Straightforward methods to detect non-linear response of the soil. Application to the recordings of the Kobe earthquake (Japan, 1995).
Lacave-Lachet, C; Bard, PY; Gariel, JC; Irikura, K.
JOURNAL OF SEISMOLOGY, 4: (2) 161-173.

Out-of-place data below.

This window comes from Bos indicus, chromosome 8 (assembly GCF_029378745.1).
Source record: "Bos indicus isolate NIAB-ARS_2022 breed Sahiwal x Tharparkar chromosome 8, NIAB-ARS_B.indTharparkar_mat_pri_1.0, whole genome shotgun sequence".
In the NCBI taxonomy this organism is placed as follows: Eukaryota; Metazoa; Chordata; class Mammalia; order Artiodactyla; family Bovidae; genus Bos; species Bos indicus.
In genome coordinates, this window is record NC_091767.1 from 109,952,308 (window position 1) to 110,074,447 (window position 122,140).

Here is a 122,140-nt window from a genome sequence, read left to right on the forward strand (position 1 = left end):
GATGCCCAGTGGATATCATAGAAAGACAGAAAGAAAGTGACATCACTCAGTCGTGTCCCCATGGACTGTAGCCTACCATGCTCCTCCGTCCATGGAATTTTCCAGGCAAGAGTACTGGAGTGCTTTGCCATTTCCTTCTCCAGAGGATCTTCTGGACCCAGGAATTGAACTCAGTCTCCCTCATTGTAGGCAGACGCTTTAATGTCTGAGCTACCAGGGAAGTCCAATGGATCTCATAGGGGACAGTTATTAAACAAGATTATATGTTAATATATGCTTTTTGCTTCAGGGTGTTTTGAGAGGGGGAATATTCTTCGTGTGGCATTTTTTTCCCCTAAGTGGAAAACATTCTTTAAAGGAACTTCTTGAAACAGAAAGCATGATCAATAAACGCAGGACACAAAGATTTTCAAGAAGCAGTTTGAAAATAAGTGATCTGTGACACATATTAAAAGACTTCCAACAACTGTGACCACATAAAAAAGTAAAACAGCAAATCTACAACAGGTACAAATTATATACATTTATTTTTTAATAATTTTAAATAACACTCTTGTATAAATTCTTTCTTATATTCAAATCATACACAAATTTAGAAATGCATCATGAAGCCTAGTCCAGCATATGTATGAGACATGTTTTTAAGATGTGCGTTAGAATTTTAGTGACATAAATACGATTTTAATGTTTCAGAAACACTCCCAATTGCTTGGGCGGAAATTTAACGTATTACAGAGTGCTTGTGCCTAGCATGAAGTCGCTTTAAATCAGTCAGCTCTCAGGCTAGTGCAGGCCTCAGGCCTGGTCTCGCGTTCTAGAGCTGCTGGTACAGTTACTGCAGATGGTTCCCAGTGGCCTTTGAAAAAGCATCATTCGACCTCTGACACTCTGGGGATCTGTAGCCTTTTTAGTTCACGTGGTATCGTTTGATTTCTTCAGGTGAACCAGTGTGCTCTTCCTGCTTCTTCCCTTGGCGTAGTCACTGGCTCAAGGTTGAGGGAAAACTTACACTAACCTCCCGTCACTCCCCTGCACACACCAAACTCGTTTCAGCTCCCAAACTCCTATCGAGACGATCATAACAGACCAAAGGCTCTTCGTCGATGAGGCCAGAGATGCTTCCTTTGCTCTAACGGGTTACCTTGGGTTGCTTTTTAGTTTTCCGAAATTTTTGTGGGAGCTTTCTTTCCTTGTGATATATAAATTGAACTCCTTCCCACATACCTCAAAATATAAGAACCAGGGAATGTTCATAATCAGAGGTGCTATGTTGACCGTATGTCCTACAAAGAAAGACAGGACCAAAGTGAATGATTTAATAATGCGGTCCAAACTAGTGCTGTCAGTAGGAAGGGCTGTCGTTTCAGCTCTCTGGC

Simple straightforward methods are applied to test their ability to detect the non-linear response of the soil. Recordings of the main shock and aftershocks of the 1995, Hyogo-ken Nanbu (Kobe) earthquake are used. Non-linear effects are investigated using two different techniques, on a collection of data for 12 sites situated on different geological structures in the Kobe and Osaka areas. The first method used is the so-called receiver functions technique (Langston, 1979), which consists of computing the spectral ratio between horizontal and vertical components of motion. This ratio has been shown to reveal the fundamental frequency of a site (Lachet and Bard, 1994; Lachet et al., 1996; Theodulidis et al., 1995, 1996). For each site, recordings of the main shock and a set of aftershocks are considered. The variation of this spectral ratio for different values of the maximum acceleration recorded at a site is investigated. Both variations of the amplitude of the H/V ratio (due to non-linear behavior, on the horizontal components in particular) and of the frequency position of the amplified band-width are observed. The second technique used in this study is related to the variation of the high frequency content of the recordings during the main-shock and its aftershocks. The high frequency spectral decay of the motion, characterized by kappa parameter, is assumed to be related mainly to the near-surface attenuation. It should then increase with increasing peak velocity, in case of non-linearity. The value of kappa is calculated for the 12 sites in the Kobe area, for different types of soil conditions, and again different values of peak ground acceleration. Variations of kappa are then related to non-linear behavior of the soil during the Kobe earthquake.